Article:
In "Subjection and Discipline", Jake Wood-Evans presents an arresting series of oil paintings, drawings and - for the first time ever - sculpture. Featuring both portraits and seascapes, the daringly beautiful and disturbing new pieces, which reference the work of British artists from the 18th century, depict distorted admirals, generals and ladies in full establishment regalia, figures both commanding and spectral. Including declared re-workings of Reynolds and Raeburn, the works develop the style of historical ambiguity for which Wood-Evans has become widely admired. Viewed together, the body of work is eerily reminiscent of an art collection that could have hung on the walls of dining rooms or grand hallways in the great houses of the early empire.
The paintings depict voyages of discovery and conquest, the dress and costume of power, as well as images of the gentry at leisure – the war and peace of the era’s ruling class. Just as varnish discolours and cracks on the surface of once proud and polished original paintings, these fractured re-imaginings are tarnished with a certain shame and dishonour: modern knowledge of this complex period of British history clouds the once heroic subjects. Wood-Evans’ presents new works that are imbued with the drama and beauty of the old imagery, but which display its faded sheen. Faces and figures appear as apparitions, dubious and obscure.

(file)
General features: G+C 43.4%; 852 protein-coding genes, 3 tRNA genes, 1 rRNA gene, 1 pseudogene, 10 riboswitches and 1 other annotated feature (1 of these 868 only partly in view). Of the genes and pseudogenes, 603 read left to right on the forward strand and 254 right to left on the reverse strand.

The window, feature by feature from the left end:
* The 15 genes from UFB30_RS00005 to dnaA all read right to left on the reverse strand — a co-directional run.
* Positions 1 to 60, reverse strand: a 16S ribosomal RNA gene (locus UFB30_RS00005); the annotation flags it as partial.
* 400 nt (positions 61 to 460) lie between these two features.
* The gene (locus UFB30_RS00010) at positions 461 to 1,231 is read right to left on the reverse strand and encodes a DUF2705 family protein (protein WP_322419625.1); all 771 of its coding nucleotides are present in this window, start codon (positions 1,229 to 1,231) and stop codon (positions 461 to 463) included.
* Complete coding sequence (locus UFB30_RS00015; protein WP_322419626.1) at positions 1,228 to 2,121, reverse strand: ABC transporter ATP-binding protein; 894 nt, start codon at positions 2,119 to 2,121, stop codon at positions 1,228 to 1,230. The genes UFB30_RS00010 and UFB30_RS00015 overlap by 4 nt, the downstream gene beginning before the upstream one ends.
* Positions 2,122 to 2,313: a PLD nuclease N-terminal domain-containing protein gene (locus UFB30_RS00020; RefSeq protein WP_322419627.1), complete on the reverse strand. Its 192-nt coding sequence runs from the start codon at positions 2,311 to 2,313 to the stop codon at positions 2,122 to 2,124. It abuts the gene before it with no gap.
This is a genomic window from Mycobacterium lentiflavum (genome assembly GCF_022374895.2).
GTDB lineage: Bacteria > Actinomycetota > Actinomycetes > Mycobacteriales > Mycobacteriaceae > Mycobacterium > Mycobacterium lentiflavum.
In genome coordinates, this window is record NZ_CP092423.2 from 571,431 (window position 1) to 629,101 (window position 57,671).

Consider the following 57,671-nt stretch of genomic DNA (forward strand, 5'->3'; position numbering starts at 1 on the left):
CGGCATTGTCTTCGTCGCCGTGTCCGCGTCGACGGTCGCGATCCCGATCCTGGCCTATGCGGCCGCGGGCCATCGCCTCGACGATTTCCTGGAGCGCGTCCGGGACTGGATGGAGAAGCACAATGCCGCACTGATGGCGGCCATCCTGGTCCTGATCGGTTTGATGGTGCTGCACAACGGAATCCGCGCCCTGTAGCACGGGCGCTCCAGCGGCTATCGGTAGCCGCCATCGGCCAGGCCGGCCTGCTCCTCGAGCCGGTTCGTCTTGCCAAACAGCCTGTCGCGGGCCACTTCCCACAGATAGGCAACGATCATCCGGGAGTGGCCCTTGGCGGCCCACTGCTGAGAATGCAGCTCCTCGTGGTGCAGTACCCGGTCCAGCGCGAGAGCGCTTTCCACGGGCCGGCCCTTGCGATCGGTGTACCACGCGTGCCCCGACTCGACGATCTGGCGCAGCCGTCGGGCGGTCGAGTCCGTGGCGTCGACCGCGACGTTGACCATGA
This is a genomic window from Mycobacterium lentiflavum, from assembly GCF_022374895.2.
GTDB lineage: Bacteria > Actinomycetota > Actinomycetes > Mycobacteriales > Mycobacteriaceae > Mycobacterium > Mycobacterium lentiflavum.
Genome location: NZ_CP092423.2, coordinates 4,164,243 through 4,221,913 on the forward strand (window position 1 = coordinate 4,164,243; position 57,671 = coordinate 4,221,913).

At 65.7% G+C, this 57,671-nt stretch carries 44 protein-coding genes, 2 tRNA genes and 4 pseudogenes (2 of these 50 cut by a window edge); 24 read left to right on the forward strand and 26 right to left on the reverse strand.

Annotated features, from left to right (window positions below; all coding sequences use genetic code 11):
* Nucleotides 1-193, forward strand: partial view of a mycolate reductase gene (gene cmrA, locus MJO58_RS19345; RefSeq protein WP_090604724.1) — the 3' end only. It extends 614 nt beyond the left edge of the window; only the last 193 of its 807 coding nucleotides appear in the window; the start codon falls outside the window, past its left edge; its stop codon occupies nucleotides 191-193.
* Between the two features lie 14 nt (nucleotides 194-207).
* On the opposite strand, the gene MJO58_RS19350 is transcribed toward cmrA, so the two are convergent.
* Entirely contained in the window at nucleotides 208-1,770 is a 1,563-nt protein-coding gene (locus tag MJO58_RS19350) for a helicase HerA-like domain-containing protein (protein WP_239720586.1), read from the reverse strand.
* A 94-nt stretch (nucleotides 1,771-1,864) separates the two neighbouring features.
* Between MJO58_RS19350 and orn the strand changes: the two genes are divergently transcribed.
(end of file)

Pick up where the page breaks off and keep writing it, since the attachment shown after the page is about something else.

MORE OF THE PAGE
Yet these works are far from being a sanctimonious denunciation of our ancestors’ evils. Wood-Evans’ process is perhaps an even bigger factor in the overall effect of his art than his subject matter. Obsessed with studying and learning from the masters of art history, he physically delves into each painting, building up and recreating elements in order to understand the image. From this starting point the real story of exploration begins. By scrubbing, scratching and erasing some sections while building up others, Wood-Evans’ paintings are physically pushed and pulled out of the canvas. The resulting piece bears the marks of his own journey of discovery. The original image has been pillaged and agitated, resulting in a new work that has an uncanny reminiscence but contains its own sumptuous beauty. Thick layers of paint contrast with saturated oil on canvas, laying the grain bare to see. The paintings are just as fascinating up close as they are deeply impressive viewed in their entirety.
For Wood-Evans, excavating layers of paint and reworking the motifs and atmosphere of Old Master paintings has been a natural process. Those are the images that surround him every day, in the books and pictures that litter his studio, on the internet, during gallery visits. For him, studying these works has become a window into a time where craftsmanship, beauty and real expression were revered. Rather than denying their continued influence on modern art and turning away from making direct reference, Wood-Evans has embraced and celebrated his relationship with classical works.